(a) There are some recluses and brahmins who are traditionalists, who on the basis of oral tradition claim [to teach] the fundamentals of the holy life after having reached the consummation and perfection of direct knowledge here and now; such are the brahmins of the Three Vedas.

(b) There are some recluses and brahmins who, entirely on the basis of mere faith, claim [to teach] the fundamentals of the holy life after having reached the consummation and perfection of direct knowledge here and now; such are the reasoners and investigators.919

[919:- It is puzzling that the reasoners and investigators (thakkı̄, vı̄mansı̄) are here said to rely on the basis of mere faith (saddhā-mattakena). Elsewhere faith and reasoning are contrasted as two different grounds of conviction (MN 95.14), and
“mere faith” seems more closely allied with reliance on oral tradition than with reasoning and investigation.]

(c) There are some recluses and brahmins who, having directly known the Dhamma for themselves920 among things not heard before, claim [to teach] the fundamentals of the holy life after having reached the consummation and perfection of direct knowledge here and now.

[920:- Sāmaṁ yeva dhammaṁ abhiññāya. This phrase emphasises direct personal realisation as the foundation for promulgating a holy life.]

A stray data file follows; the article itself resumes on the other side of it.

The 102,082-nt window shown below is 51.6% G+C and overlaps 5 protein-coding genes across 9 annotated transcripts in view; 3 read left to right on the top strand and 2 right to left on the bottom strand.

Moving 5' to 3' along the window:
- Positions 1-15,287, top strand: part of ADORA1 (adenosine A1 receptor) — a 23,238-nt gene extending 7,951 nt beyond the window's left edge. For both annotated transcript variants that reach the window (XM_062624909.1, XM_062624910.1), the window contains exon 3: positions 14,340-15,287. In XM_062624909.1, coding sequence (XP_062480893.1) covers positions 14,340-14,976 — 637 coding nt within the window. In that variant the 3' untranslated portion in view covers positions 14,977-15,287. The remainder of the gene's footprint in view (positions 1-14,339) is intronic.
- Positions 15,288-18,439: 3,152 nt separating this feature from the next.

§ 8. “I, Bhāradvāja, am one of those recluses and brahmins who, having directly known the Dhamma for themselves among things not heard before, claim [to teach] the fundamentals of the holy life after having reached the consummation and perfection of direct knowledge here and now. As to how I am one of those recluses and brahmins, that may be understood in the following way.

§ 9. “Here, Bhāradvāja, before my enlightenment, while I was still only an unenlightened Bodhisatta, I considered thus: ‘Household life is crowded and dusty; life gone forth is wide open. It is not easy while living in a home to lead the holy life utterly perfect and pure as a polished shell. Suppose I shave off my hair and beard, put on the yellow robe, and go forth from the home life into homelessness.’

§ 10. “Later, Bhāradvāja, [212] while still young, a black-haired young man endowed with the blessing of youth, in the prime of life, though my mother and father wished otherwise and wept with tearful faces, I shaved off my hair and beard, put on the yellow robe, and went forth from the home life into homelessness.

§ 11. “Having gong forth, Bhāradvāja, in search of what is wholesome, seeking the supreme state of sublime peace, I went to Alara Kalamajand said to him:
Friend Kalama, I want to lead the holy life in this Dhamma and Discipline.”
Alara Kalama replied:
‘The venerable one may stay here. This Dhamma is such that a wise man [164] can soon enter upon and abide in it, realising for himself through direct knowledge his own teacher’s doctrine.’
I soon quickly learned that Dhamma. As far as mere lip-reciting and rehearsal of his teaching went, I could speak with knowledge and assurance, and I claimed, ‘I know and see’ – and there were others who did likewise.